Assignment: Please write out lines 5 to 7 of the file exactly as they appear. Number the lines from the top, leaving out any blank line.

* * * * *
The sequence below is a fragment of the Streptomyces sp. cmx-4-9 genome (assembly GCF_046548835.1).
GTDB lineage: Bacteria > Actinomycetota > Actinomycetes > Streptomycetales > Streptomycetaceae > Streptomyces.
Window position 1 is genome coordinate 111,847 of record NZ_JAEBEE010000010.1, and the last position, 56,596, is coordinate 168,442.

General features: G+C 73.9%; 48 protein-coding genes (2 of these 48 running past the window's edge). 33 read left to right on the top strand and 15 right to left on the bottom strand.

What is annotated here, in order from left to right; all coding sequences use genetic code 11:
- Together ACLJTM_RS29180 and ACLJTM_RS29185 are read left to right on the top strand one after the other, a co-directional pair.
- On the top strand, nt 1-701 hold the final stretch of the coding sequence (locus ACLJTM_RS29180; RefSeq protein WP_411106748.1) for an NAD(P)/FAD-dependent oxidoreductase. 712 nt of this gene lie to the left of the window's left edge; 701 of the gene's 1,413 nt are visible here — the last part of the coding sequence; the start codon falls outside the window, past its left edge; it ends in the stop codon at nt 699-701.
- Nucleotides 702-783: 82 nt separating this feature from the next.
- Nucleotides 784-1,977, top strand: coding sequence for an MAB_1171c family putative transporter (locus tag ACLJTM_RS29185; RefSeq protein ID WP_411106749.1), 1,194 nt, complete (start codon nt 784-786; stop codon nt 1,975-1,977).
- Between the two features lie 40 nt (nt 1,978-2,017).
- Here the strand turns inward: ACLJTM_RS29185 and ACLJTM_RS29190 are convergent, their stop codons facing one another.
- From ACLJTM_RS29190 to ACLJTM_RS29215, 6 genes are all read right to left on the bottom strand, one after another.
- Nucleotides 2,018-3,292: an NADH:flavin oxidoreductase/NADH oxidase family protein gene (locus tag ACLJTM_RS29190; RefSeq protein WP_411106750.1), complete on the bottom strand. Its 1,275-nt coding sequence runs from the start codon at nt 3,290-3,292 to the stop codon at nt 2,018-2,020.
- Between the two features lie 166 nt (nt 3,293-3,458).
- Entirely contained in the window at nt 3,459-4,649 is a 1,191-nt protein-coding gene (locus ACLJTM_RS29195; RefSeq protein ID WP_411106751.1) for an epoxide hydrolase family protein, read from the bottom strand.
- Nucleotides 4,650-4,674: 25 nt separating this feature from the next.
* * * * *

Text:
What is annotated here, in order from left to right; all coding sequences use genetic code 11:
- Together ACLJTM_RS29180 and ACLJTM_RS29185 are read left to right on the top strand one after the other, a co-directional pair.
- On the top strand, nt 1-701 hold the final stretch of the coding sequence (locus ACLJTM_RS29180; RefSeq protein WP_411106748.1) for an NAD(P)/FAD-dependent oxidoreductase. 712 nt of this gene lie to the left of the window's left edge; 701 of the gene's 1,413 nt are visible here — the last part of the coding sequence; the start codon falls outside the window, past its left edge; it ends in the stop codon at nt 699-701.